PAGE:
Rocket Engines Made by Aerojet Rocketdyne Featured at Future Flight During Super Bowl LIVE Fan Festival in Houston
Written by: developer
SACRAMENTO, Calif. (Jan. 27, 2017) – Aerojet Rocketdyne, a subsidiary of Aerojet Rocketdyne Holdings, Inc. (NYSE:AJRD), is displaying the RS-25 and RL10 rocket engines at the Future Flight area of the Super Bowl LIVE fan festival. Aerojet Rocketdyne is one of six Houston Super Bowl Host Committee sponsors for Future Flight, which is where the “wow” factor for the 2017 Super Bowl LIVE fan festival resides.
Future Flight’s main attraction is a virtual reality ride that takes guests on an excursion through deep space to Mars and has them land back on the 50-yard-line of NRG Stadium, home to the Big Game. Guests wear virtual reality goggles for the two-minute, 10-second ride that concludes with a 90-foot drop.
Under NASA’s current plan, astronauts will voyage to the Red Planet in the 2030s using the Space Launch System (SLS) rocket — the most powerful rocket ever built. With the initial SLS rocket standing 322 feet tall or 107 yards, and later versions evolving to 364 feet tall or 121 yards, all versions of the SLS will be longer than a football playing field. The SLS is ultimately being designed to provide an unprecedented lift capability of 130 metric tons, comparable to lifting 895 NFL linemen into space.
Four RS-25 engines sit at the bottom of the rocket and will fire non-stop providing more than two million pounds of thrust for 8.5 minutes to make the journey into space. The RS-25 engines previously helped boost NASA’s space shuttle to orbit, flying in a configuration of three engines per mission with 135 total shuttle flights over the 30-year shuttle history. Currently, upgraded engines are undergoing tests at NASA’s Stennis Space Center in Mississippi to demonstrate the additional capability and higher performance requirements for the SLS missions.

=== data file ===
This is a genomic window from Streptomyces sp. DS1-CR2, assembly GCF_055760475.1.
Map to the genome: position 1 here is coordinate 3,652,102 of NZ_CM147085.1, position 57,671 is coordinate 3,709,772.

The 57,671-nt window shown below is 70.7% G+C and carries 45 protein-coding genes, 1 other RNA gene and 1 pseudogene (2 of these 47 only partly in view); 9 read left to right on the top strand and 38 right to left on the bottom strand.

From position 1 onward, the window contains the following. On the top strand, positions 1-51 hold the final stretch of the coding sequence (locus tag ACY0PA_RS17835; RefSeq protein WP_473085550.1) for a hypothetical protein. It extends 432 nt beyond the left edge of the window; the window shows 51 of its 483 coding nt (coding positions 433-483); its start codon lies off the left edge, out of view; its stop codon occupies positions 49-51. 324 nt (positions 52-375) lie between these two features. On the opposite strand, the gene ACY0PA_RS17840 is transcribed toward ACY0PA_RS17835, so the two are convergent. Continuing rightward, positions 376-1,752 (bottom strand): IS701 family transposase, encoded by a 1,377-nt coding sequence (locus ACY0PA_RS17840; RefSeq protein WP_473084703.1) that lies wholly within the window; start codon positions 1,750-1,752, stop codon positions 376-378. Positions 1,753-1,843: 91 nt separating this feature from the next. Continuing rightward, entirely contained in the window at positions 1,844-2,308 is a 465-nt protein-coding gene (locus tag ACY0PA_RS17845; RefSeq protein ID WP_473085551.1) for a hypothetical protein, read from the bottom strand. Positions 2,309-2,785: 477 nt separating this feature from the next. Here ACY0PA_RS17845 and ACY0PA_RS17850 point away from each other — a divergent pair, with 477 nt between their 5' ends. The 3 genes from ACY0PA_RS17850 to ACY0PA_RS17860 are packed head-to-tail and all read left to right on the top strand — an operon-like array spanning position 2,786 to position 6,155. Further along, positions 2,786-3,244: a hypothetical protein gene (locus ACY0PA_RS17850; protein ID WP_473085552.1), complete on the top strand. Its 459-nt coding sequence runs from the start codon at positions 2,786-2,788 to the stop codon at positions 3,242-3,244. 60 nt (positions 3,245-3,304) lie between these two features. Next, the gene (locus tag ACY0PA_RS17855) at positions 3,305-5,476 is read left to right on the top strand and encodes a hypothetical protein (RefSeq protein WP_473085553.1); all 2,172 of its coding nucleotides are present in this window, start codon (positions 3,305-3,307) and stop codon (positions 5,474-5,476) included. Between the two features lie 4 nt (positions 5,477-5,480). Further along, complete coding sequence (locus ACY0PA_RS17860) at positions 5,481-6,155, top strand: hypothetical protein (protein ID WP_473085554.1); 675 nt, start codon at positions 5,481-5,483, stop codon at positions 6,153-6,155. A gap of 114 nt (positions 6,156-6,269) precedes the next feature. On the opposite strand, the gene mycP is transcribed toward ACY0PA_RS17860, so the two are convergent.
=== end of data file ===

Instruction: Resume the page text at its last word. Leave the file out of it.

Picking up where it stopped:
The RS-25 engine, designed and manufactured by Aerojet Rocketdyne, highlights the nation’s progress in developing transportation systems for human exploration of deep space.
“Amazing things are happening in America’s space program, which is why we wanted to share some of the latest developments with the American public,” said Eileen Drake, CEO and President of Aerojet Rocketdyne. “When the Space Launch System launches in 2018, we want the American people to say, ‘I have seen one of the engines powering that rocket.'”
A full-scale RL10 rocket engine, built by Aerojet Rocketdyne, is also on display at Future Flight. The RL10 engine is located in the upper stage of the SLS rocket and provides the main propulsion once the rocket has reached outer space. One RL10 engine will be used on SLS when it makes its inaugural flight in 2018, and four RL10 engines will be used on the first rocket carrying astronauts, which is slated to launch in 2021. Over the last 50 years, more than 475 RL10 engines have played a vital role in launching hundreds of satellites to orbit and sending spacecraft to explore every planet in our solar system.
In addition to the RS-25 and RL10 engines on display, Aerojet Rocketdyne has virtual reality goggles showcasing an RS-25 engine test at Stennis Space Center, as well as space-themed interactive learning activities and educational videos inside the Future Flight pre-ride pavilion.
“Super Bowl LIVE guests will be thrilled with the Future Flight area. The ride, models and interactive exhibits are all space related and tell the story of how our astronauts will make the journey to Mars in the near-future,” added Drake.
Aerojet Rocketdyne is an innovative company delivering solutions that create value for its customers in the aerospace and defense markets. The company is a world-recognized aerospace and defense leader that provides propulsion and energetics to the space, missile defense and strategic systems, tactical systems and armaments areas, in support of domestic and international markets. Additional information about Aerojet Rocketdyne can be obtained by visiting our websites at www.Rocket.com and www.AerojetRocketdyne.com.
Contact: Glenn Mahone, Aerojet Rocketdyne
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